Pre-audition jitters are normal and numerous. We worry that we won’t be liked, we won’t do a good job and, ultimately, we won’t land the part. Here are a few confidence-boosting tips to quiet your nerves and at the same time improve your chances of success:
- That’s My Part! Casting directors’ sole purpose is finding the perfect person for the part. They are praying that the next person who comes into the room will be “that” person. If they find you then the process is over, and they can go home and relax. So, casting directors are rooting for you! Walk in that room knowing that you are the person they are looking for!
- Play the Part – Make It Your Own If a casting director sees the same audition over and over and over again, they will never cast you. They are looking for someone who stands out, someone who is bold and who makes INTERESTING choices – not the same as everyone else. However, you still need to keep the correct intentions in mind. A casting director still wants to see you know what the scene calls for. So don’t be afraid to make an interesting choice. Break up the monotony of the day. Casting directors will love you for it.
- Ace Your Intro When you introduce yourself, say your name with flair. Work on this beforehand. Announce your name in a way that will make everyone remember you. Your audition begins the moment you enter the room, so saying your name in a memorable manner will leave a lasting impression and make you stand out in the minds of the people watching. Run it by your friends and teachers to get it just right. Get comfortable with it. Go for it.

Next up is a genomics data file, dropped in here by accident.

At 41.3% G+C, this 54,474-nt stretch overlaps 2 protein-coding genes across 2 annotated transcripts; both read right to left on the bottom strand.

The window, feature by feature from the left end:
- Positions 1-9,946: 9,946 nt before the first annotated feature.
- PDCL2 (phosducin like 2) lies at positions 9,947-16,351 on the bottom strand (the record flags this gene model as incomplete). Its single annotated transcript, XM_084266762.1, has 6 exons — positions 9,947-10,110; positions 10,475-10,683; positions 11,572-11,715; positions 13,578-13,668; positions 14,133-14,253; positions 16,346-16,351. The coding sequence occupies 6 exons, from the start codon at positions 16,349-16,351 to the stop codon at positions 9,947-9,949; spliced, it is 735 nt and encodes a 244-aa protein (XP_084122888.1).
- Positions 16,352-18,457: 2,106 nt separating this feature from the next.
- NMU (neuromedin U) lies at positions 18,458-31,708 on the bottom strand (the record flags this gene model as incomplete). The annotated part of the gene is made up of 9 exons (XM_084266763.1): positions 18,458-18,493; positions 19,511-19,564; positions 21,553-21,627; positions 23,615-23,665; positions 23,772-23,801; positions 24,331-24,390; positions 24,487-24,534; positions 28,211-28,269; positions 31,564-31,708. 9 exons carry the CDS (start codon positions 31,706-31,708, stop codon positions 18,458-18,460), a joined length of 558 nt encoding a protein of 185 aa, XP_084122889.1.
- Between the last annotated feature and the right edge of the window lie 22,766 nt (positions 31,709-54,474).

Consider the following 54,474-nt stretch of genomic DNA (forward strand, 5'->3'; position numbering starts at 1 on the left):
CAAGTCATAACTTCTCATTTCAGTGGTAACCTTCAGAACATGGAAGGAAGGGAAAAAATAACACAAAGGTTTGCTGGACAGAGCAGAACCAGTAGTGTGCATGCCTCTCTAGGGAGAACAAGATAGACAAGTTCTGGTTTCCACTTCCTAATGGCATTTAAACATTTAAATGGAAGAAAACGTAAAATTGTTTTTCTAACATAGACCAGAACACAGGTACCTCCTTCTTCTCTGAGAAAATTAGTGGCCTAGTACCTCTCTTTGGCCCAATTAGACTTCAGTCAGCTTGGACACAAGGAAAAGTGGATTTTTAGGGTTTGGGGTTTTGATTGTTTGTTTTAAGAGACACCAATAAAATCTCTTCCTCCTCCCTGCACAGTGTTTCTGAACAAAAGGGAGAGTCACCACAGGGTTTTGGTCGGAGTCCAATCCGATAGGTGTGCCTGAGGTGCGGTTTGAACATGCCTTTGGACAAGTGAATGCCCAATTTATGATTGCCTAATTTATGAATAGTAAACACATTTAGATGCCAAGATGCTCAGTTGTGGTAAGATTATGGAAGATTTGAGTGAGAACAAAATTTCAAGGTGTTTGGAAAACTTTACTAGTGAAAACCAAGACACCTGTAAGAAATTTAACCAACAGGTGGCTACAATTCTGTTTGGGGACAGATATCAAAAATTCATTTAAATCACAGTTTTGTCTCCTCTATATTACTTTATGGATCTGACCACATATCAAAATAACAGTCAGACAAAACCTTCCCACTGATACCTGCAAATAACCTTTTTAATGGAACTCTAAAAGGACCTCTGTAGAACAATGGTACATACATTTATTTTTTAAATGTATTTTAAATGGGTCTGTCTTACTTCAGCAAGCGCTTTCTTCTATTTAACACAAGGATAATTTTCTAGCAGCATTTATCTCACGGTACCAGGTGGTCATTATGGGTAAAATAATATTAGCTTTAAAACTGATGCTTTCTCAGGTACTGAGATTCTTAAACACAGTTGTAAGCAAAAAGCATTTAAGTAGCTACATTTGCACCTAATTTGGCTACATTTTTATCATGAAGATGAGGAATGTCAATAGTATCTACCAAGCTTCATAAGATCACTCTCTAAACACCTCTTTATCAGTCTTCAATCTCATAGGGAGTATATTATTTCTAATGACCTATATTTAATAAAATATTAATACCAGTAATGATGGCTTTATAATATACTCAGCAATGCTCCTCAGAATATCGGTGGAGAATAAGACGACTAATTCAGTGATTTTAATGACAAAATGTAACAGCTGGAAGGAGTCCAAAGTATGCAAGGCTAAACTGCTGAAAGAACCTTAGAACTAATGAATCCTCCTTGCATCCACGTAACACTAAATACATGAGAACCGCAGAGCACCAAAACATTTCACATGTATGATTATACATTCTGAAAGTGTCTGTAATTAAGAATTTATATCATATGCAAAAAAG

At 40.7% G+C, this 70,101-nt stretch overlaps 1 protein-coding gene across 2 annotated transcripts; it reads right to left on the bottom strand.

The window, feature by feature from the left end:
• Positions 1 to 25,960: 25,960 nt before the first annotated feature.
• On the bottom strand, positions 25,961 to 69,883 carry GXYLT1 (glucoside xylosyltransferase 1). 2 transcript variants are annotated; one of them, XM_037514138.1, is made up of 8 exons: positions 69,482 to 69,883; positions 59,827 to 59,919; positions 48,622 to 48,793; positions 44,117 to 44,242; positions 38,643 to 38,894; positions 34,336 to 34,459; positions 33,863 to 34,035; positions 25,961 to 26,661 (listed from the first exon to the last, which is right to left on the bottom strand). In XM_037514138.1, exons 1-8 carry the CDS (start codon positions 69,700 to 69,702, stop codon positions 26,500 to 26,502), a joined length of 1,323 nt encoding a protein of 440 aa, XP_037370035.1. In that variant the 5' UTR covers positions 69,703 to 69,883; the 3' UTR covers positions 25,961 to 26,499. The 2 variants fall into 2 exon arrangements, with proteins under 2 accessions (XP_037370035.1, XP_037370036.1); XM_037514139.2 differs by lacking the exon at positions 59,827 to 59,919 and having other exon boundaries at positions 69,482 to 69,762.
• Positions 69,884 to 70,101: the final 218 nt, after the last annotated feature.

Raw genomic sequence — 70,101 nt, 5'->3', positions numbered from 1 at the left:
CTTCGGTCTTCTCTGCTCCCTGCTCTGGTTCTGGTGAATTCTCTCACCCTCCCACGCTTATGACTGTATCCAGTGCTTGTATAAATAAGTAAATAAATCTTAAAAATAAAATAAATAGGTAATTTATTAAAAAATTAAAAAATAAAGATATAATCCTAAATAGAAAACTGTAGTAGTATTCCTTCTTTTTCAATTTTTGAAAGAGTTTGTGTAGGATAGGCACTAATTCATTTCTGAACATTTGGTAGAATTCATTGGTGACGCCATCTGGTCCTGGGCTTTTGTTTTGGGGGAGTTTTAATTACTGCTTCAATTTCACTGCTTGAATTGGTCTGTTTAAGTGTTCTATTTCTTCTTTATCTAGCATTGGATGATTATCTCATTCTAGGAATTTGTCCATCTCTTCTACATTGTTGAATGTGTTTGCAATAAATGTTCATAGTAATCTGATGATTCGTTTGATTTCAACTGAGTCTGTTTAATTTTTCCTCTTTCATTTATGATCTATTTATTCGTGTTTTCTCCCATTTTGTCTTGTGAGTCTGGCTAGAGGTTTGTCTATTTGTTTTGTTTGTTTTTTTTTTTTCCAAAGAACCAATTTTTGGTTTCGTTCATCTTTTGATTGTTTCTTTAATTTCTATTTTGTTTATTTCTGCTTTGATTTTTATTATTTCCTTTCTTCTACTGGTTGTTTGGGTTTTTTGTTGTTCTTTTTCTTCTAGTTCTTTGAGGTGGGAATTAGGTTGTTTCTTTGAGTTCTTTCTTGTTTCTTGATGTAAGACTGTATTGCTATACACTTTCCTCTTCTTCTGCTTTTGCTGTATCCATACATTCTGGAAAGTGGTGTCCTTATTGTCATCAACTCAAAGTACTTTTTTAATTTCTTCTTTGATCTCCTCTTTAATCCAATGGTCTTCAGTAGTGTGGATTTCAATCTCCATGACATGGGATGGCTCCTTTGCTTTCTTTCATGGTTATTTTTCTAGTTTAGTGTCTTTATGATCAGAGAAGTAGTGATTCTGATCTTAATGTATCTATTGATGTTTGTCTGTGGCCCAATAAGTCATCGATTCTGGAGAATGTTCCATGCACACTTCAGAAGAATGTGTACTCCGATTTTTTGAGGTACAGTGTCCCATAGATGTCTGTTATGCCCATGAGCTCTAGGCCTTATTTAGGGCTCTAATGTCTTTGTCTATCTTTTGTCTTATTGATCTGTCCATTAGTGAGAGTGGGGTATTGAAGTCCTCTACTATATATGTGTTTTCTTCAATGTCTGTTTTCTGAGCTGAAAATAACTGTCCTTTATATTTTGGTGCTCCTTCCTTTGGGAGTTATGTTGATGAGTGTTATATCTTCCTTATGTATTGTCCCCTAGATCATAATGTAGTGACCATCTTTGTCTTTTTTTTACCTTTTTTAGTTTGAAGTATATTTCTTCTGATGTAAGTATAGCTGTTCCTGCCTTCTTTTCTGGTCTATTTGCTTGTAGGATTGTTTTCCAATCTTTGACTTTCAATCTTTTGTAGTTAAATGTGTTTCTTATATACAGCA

- Revel in the Moment Get in the mindset that you are acting, not auditioning. For two to five minutes of your life you get to star in the part you have always wanted. Recite that five-minute monologue from Hamlet as if it’s your dream role. Sing a song from Dear Evan Hanson as if you are headlining on Broadway. Take those five minutes and imagine yourself playing the part and enjoy it. It’s your five minutes, you might as well live the dream. That will come across really well. Now if you have moved on and you’re reading a scene or singing a song from the piece they are casting – imagine you have been given the role. It’s yours (see Tip 1). So, attack the piece like you have already been cast. For five minutes you have booked the role, so read or sing it like it’s yours.
- Leave ‘em Laughing Find the comedy in your life and jot it on your resume under special skills. For example, if you have a humorous hobby or funny part-time job put it down. Put down you are an incredible accordion player, if you have that skill. Put down you break dance while reciting haikus, if that’s your thing. Put it down if you sing Broadway music to babies. In most cases people will likely ask you about it if they see it on your resume. This gives the casting directors something to talk to you about, gives you a reason to talk and gives the “room” a way to remember you. This will also allow people to see you are easy to work with. If in fact it has come up during your audition, make sure to end with it as you’re leaving the room. This could take a little work on your part, and if you are having trouble coming up with a witty way to work it in to the audition, ask a friend for help and do some brainstorming. You want to be remembered!
So next time you walk into an audition, use these tips to calm your nerves and make it to the callback. Break a leg!!!